OBJECTIVE: Watch The Lord of the Rings: The Fellowship of the Ring once per every week of 2014.

WHEN: November 15, 2014, 12:21pm. (Week 46, November 9-15.)

WHERE: In the living room of my apartment in Portland, ME.

FORMAT: Blu-ray on a Vizio 47″ LCD HDTV.


PHYSICAL AND MENTAL STATE: Eating pizza, getting angry at trying to set up two movies to play at the same time.

So earlier this week, I met up with a friend I hadn’t seen for a while, and we started chatting about movies. At some point, he recommended Interstellar, and assured me that even though it’s very long, it’s a good time and goes by pretty fast. I mentioned how the last really long movie I enjoyed was The Wolf of Wall Street, and it was so good that I didn’t even notice. His response? “Ugh, it’s just the same thing over and over for three hours.”

Okay, Lord of the Rings fans, I get what it’s like to be on the other side of that response now, because whaaat?!

How is this boring?
(Other than the literal boring he’s doing right now.)

For my money, Martin Scorsese deserves multiple high fives or, barring that, the money I paid for the Blu-ray for making a three-hour tale of greed and indulgence that feels fresh the whole way through thanks to multiple changes in tone or storytelling style, but hey, this experiment isn’t for talking about movies I like, it’s for talking about The Fellowship of the Ring. And so, I decided to put on The Wolf of Wall Street at the same time as my weekly required Fellowship viewing just to see… what happens?

The volume on Wolf was very low, if you care about that sort of thing.

Believe it or not, this viewing had a few valuable developments, be they lining scenes up with humorous results, highlighting stylistic similarities between both films, or the effect it had on my perception of time. What order do you wanna hear about them in? Okay, we’ll do dessert first, here’s the funny stuff.

- Jordan Belfort was holding up a hundred-dollar bill when the narration said, “The Ring has a will of its own.”

Okay, that was more chilling than funny.

- The first time Aragorn whips out his sword is the first time Jonah Hill whips out his penis.

Put that away!

- Gandalf talks to Frodo in bed while Margot Robbie talks to Leo in bed.

Remember when she explains how she rode a giant eagle here?

And Gandalf fucks Frodo in a pile of money?

- I wish I was recording when it happened but you kinda had to be in the moment: Elrond says, “Welcome to Rivendell, Frodo Baggins,” right as Margot spreads her legs and the awe-inspiring Elf music goes “ahhhhhhhh.”


- Right when Jordan considers incesting his aunt, Gandalf says, “There are older and fouler things than Orcs in the deep places of the world.”

– The Lemmons kicked in during the cave troll scene, and I’m sorry, but Fellowship can’t hold a candle to Jordan’s epic quest.

Moria? No sweat. This? Nail-biter.

- Both movies put their characters on boats at the same time.



And, lastly and quite surprisingly, the one time Bilbo and Gandalf use recreational drugs in Fellowship, nobody is doing drugs in The Wolf of Wall Street. I would have lost that bet.

I noticed a few interesting similarities between The Fellowship of the Ring and The Wolf of Wall Street as I watched them together. For starters, they’re both tales of greed, and the three-hour runtime sort of helps you feel its power grow. I don’t think any filmmaker’s first decision is, “It’s gotta be three hours!” but it certainly adds to the tension more than a 90-minute whiz bang romp.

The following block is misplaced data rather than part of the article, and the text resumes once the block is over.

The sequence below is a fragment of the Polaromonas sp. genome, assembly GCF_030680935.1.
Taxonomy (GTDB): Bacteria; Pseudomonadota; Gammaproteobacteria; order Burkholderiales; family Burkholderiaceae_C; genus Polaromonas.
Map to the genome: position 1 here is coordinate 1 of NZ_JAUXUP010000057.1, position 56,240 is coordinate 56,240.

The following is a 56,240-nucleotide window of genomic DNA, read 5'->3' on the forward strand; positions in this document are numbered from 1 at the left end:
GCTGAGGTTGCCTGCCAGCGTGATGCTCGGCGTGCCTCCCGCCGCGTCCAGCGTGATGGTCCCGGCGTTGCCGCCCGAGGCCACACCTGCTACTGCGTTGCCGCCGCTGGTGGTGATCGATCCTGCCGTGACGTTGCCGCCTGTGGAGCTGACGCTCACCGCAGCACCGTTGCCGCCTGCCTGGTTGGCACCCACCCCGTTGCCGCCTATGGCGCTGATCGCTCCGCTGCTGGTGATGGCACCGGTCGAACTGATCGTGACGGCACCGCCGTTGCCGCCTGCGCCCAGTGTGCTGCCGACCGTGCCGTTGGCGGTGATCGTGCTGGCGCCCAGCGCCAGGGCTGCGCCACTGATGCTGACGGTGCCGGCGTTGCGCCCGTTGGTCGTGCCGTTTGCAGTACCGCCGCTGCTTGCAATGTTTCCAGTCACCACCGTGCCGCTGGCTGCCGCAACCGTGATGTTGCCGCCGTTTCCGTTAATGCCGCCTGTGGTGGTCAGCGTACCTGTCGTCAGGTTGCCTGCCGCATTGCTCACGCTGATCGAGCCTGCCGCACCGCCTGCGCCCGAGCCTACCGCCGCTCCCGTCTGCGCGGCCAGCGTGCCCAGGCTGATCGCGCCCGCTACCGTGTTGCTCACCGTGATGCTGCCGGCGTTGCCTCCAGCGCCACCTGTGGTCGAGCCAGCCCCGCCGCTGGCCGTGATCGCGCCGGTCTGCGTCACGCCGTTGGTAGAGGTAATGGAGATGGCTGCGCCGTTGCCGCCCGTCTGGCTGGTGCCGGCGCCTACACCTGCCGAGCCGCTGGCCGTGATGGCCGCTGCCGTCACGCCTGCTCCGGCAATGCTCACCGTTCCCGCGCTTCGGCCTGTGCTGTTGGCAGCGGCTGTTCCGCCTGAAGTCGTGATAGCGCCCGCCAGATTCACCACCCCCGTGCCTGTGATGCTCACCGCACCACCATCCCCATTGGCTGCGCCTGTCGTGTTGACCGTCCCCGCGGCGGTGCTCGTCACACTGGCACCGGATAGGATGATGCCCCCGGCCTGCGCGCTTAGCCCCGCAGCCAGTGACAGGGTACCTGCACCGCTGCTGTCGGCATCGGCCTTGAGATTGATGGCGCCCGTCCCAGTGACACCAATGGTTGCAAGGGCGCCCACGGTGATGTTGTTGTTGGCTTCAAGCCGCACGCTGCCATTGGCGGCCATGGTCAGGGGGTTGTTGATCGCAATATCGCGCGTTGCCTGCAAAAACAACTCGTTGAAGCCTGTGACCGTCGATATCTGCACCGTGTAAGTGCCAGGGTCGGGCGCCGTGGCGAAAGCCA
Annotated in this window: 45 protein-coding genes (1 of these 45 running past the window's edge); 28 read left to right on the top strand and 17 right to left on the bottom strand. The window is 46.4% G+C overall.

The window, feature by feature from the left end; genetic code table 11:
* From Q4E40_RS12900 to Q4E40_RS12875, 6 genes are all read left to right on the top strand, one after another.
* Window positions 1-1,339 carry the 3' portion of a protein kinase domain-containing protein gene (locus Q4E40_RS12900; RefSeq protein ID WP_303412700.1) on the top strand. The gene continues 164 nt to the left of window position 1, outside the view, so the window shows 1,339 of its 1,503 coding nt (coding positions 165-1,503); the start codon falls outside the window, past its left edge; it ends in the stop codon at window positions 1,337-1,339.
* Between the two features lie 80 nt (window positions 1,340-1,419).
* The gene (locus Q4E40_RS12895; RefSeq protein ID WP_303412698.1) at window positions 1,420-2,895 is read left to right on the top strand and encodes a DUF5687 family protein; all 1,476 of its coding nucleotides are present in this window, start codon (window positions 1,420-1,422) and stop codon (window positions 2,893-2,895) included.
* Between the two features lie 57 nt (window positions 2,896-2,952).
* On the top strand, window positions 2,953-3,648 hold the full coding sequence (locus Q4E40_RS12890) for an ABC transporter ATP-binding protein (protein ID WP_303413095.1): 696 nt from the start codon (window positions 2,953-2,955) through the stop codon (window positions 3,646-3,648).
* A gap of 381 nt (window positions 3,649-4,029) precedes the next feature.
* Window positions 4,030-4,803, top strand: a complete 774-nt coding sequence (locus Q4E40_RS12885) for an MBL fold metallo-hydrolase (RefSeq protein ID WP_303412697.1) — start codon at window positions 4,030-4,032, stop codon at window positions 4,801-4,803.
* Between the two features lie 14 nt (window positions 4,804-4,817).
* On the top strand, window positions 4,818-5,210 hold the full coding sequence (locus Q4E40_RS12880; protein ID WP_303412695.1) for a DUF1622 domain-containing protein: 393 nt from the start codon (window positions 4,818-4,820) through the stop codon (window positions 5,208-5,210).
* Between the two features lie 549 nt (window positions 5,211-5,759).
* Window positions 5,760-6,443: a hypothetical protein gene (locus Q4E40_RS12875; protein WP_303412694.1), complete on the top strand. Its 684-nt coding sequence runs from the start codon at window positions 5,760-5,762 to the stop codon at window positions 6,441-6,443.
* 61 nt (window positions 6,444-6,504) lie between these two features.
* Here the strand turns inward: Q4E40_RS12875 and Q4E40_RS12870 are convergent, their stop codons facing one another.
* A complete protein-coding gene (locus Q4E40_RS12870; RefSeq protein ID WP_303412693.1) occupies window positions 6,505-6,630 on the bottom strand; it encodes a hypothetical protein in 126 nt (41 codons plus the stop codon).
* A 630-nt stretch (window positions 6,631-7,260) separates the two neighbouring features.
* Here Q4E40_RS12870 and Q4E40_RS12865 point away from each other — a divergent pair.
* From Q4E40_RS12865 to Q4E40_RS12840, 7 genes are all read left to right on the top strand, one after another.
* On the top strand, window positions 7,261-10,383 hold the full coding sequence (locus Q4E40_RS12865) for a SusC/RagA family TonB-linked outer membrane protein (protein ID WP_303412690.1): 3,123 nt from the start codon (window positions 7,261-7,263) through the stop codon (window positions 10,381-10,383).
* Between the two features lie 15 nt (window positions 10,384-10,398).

Little Things

Oh, come on, that little thing can’t turn somebody evil…


Also, both films set up the power of greed through the use of a time jump. Fellowship starts with a flashback, while Wolf starts with a flashforward. Each is a fine technique to further intrigue the audience, but for my money, Wolf‘s choice is stronger because it shows our protagonists dealing with greed in the future rather than other people over two millennia ago. Still, it seems like both movies were well aware that they were a bit of a slog and threw some action at us early to tempt us to stick around through the talky parts.


Though this talky part is my favorite scene in the whole movie.

As for deriding Wolf as “the same thing over and over,” I feel like it at least changes up the way its presented enough that it never bores me. Fellowship is a very straightforward “here we go” journey; the most it alters its storytelling is with narrated flashbacks. Wolf, on the other hand, breaks the fourth wall, shows us clips of commercials and news reports, makes us sit through long tense stretches of dialogue, slams us with hyper-montages, and even has a great scene where characters speak to each other without speaking to each other. You can criticize the plot as “money, drugs, fuck, repeat,” but the way its told is just so damn good.

This is as exciting as walking gets.

That being said… I don’t think Fellowship would be better if it, say, contained a hyper-charged cartoon or a segment in black-and-white. It really doesn’t seem like you could use some of the techniques of Wolf to enhance a classic tale like this. All I know is that the current version of Fellowship doesn’t hold my interest.

And I would pay good money to see Scorsese adapt Tolkien.

Strangely enough, The Fellowship of the Ring felt shorter this time around. Maybe I just associate Wolf with being such a thrill ride that seeing it at the bottom of the screen every so often sped it up in my mind. Also, I actually found it easier to focus on Fellowship for the first time in months. Truth be told, once Wolf started winding down, I kept my attention entirely glued to Fellowship for the last 40 minutes. Why? I don’t know, but maybe some real scientists should start reading this site and help further our research, because I find it fascinating.

You do too, right?


If somebody threw Gimli at a dartboard.

I hear he loves being tossed!